Prenuptial agreements (prenups) have become integral legal tools in the marital world.
These agreements entered into by the couple envision how their assets will be divided in the event of a divorce.
With Malta’s traditionally catholic landscape, and considering that the country was one of the last countries in the world to legalise divorce 12 years ago, are these legal tools being utilised by Maltese couples?
Lovin Malta reached out to prominent family lawyer Robert Thake to ask him some of our burning questions about the (slightly awkward) potential safety nets that are prenups.
1. How do prenups work?
“Prenups (and postnups) are intended to keep assets and debts separate. Normally, spouses getting married in Malta or who settle in Malta are subject to the community of acquests, which means that anything they acquire during their marriage (other than through inheritance or donation) is common, whether good or bad,” Thake explained.
2. Does a prenup imply a potential breakup?
“Not necessarily, although I have had some cases when it was a precursor. Prenups and postnups are often resorted to when a spouse is susceptible to incurring liabilities which s/he doesn’t want the other spouse to be burdened by,” Thake explained.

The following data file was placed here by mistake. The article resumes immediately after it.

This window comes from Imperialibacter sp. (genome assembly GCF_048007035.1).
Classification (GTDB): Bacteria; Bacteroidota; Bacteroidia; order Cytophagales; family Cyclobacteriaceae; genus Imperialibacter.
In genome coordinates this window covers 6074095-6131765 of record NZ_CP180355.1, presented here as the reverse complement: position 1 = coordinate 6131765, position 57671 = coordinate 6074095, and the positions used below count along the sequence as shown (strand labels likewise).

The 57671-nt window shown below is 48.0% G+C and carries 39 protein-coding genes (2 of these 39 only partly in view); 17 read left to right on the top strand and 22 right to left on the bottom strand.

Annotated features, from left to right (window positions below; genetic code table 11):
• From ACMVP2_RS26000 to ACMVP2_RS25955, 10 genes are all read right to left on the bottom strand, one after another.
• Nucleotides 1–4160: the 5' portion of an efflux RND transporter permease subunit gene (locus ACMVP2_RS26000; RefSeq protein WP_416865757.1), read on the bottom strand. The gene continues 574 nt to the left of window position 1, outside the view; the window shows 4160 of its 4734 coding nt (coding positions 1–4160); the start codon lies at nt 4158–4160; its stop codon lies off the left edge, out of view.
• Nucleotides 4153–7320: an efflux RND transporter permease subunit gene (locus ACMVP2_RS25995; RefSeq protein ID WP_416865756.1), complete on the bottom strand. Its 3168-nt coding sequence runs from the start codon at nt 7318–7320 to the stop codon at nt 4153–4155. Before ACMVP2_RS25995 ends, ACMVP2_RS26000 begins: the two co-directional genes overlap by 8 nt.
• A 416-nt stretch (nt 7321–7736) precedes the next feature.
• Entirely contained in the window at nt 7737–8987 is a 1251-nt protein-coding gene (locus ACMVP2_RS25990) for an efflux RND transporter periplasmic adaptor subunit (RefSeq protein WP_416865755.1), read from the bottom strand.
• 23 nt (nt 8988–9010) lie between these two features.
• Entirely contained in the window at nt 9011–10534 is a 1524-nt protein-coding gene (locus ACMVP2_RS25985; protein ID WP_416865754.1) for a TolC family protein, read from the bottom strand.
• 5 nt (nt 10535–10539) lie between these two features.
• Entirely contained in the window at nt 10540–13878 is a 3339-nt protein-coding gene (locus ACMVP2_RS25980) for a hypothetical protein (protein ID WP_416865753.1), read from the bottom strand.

3. Is there a sense of awkwardness when discussing prenups?
Thake candidly admits that discussions around prenuptial agreements are “almost inevitably” awkward, reflecting the emotional and sensitive nature of planning financial arrangements while embarking on a life together.
4. What happens if you break up without a prenup?
In the absence of a prenup, the community of acquests is terminated upon divorce, and the assets and debts accumulated during the marriage are divided between the spouses, Thake explained.
5. Have you witnessed couples breaking up because of prenups?
Thake notes that, so far, he has not witnessed couples breaking up directly due to prenuptial agreements.
He explained that contrary to popular belief, the agreements provide a level of clarity since they avert potential complications when it comes to asset division in the event of a breakup.
Thake added that “anything without clarity is bound to be obscure to one extend or another. How complicated things get normally depends on how complicated things are. Prenups generally simplify things when liquidating an estate.”
6. Are prenups common in Malta?
While gaining popularity over the last decade, prenuptial agreements are “still the exception to the rule” in Malta.
Do you think it’s high time that Malta normalised these legal tools? Or do you think that these agreements are romance killers?